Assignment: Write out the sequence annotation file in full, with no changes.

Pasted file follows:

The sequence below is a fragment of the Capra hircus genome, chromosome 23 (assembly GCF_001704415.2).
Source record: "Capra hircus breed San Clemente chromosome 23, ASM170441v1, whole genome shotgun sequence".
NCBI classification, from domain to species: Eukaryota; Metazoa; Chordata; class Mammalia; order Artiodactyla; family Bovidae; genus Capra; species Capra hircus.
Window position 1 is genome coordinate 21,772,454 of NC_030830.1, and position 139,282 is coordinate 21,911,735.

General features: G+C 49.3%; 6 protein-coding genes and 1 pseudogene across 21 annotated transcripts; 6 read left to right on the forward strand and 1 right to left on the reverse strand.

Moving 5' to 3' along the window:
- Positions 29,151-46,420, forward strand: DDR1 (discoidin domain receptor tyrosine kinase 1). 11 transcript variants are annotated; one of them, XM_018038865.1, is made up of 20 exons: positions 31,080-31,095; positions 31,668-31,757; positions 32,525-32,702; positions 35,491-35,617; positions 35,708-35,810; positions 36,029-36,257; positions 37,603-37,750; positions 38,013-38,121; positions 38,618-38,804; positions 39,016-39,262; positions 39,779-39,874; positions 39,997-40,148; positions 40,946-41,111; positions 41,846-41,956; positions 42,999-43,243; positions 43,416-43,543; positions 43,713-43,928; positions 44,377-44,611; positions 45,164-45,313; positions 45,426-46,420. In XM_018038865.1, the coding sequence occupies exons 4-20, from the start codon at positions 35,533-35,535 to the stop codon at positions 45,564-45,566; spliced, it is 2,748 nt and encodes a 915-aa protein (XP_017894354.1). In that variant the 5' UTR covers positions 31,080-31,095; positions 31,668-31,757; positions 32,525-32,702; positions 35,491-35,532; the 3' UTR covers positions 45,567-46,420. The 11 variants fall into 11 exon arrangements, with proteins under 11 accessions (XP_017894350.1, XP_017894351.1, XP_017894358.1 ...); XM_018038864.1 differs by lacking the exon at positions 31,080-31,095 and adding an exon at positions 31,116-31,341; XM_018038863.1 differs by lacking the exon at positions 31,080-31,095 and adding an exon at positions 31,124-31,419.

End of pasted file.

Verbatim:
The sequence below is a fragment of the Capra hircus genome, chromosome 23 (assembly GCF_001704415.2).
Source record: "Capra hircus breed San Clemente chromosome 23, ASM170441v1, whole genome shotgun sequence".
NCBI classification, from domain to species: Eukaryota; Metazoa; Chordata; class Mammalia; order Artiodactyla; family Bovidae; genus Capra; species Capra hircus.
Window position 1 is genome coordinate 21,772,454 of NC_030830.1, and position 139,282 is coordinate 21,911,735.

General features: G+C 49.3%; 6 protein-coding genes and 1 pseudogene across 21 annotated transcripts; 6 read left to right on the forward strand and 1 right to left on the reverse strand.

Moving 5' to 3' along the window:
- Positions 29,151-46,420, forward strand: DDR1 (discoidin domain receptor tyrosine kinase 1). 11 transcript variants are annotated; one of them, XM_018038865.1, is made up of 20 exons: positions 31,080-31,095; positions 31,668-31,757; positions 32,525-32,702; positions 35,491-35,617; positions 35,708-35,810; positions 36,029-36,257; positions 37,603-37,750; positions 38,013-38,121; positions 38,618-38,804; positions 39,016-39,262; positions 39,779-39,874; positions 39,997-40,148; positions 40,946-41,111; positions 41,846-41,956; positions 42,999-43,243; positions 43,416-43,543; positions 43,713-43,928; positions 44,377-44,611; positions 45,164-45,313; positions 45,426-46,420. In XM_018038865.1, the coding sequence occupies exons 4-20, from the start codon at positions 35,533-35,535 to the stop codon at positions 45,564-45,566; spliced, it is 2,748 nt and encodes a 915-aa protein (XP_017894354.1). In that variant the 5' UTR covers positions 31,080-31,095; positions 31,668-31,757; positions 32,525-32,702; positions 35,491-35,532; the 3' UTR covers positions 45,567-46,420. The 11 variants fall into 11 exon arrangements, with proteins under 11 accessions (XP_017894350.1, XP_017894351.1, XP_017894358.1 ...); XM_018038864.1 differs by lacking the exon at positions 31,080-31,095 and adding an exon at positions 31,116-31,341; XM_018038863.1 differs by lacking the exon at positions 31,080-31,095 and adding an exon at positions 31,124-31,419.